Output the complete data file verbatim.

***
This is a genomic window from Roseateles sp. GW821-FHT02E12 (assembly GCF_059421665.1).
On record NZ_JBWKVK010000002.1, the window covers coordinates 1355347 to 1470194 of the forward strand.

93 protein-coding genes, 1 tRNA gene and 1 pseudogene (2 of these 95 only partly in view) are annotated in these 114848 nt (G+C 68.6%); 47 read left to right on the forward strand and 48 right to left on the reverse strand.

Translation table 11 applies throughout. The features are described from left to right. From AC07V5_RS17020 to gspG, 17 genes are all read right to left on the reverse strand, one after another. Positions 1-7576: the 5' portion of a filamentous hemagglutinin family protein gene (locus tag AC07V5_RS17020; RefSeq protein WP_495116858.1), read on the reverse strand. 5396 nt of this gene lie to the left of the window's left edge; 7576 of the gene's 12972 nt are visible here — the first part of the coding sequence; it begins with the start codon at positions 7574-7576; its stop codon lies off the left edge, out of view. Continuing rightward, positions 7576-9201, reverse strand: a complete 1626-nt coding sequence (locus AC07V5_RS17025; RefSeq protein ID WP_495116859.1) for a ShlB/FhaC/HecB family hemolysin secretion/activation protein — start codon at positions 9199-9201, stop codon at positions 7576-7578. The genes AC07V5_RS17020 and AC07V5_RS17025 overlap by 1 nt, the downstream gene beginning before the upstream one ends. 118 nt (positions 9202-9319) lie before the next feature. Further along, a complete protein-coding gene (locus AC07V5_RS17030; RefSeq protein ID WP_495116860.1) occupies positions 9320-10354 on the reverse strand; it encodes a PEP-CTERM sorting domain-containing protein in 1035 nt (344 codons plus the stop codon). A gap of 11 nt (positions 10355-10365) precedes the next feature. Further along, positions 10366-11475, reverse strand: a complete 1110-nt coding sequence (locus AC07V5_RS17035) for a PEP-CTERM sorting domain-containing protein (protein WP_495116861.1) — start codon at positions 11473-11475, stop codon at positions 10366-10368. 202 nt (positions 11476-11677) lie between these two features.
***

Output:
This is a genomic window from Roseateles sp. GW821-FHT02E12 (assembly GCF_059421665.1).
On record NZ_JBWKVK010000002.1, the window covers coordinates 1355347 to 1470194 of the forward strand.

93 protein-coding genes, 1 tRNA gene and 1 pseudogene (2 of these 95 only partly in view) are annotated in these 114848 nt (G+C 68.6%); 47 read left to right on the forward strand and 48 right to left on the reverse strand.

Translation table 11 applies throughout. The features are described from left to right. From AC07V5_RS17020 to gspG, 17 genes are all read right to left on the reverse strand, one after another. Positions 1-7576: the 5' portion of a filamentous hemagglutinin family protein gene (locus tag AC07V5_RS17020; RefSeq protein WP_495116858.1), read on the reverse strand. 5396 nt of this gene lie to the left of the window's left edge; 7576 of the gene's 12972 nt are visible here — the first part of the coding sequence; it begins with the start codon at positions 7574-7576; its stop codon lies off the left edge, out of view. Continuing rightward, positions 7576-9201, reverse strand: a complete 1626-nt coding sequence (locus AC07V5_RS17025; RefSeq protein ID WP_495116859.1) for a ShlB/FhaC/HecB family hemolysin secretion/activation protein — start codon at positions 9199-9201, stop codon at positions 7576-7578. The genes AC07V5_RS17020 and AC07V5_RS17025 overlap by 1 nt, the downstream gene beginning before the upstream one ends. 118 nt (positions 9202-9319) lie before the next feature. Further along, a complete protein-coding gene (locus AC07V5_RS17030; RefSeq protein ID WP_495116860.1) occupies positions 9320-10354 on the reverse strand; it encodes a PEP-CTERM sorting domain-containing protein in 1035 nt (344 codons plus the stop codon). A gap of 11 nt (positions 10355-10365) precedes the next feature. Further along, positions 10366-11475, reverse strand: a complete 1110-nt coding sequence (locus AC07V5_RS17035) for a PEP-CTERM sorting domain-containing protein (protein WP_495116861.1) — start codon at positions 11473-11475, stop codon at positions 10366-10368. 202 nt (positions 11476-11677) lie between these two features.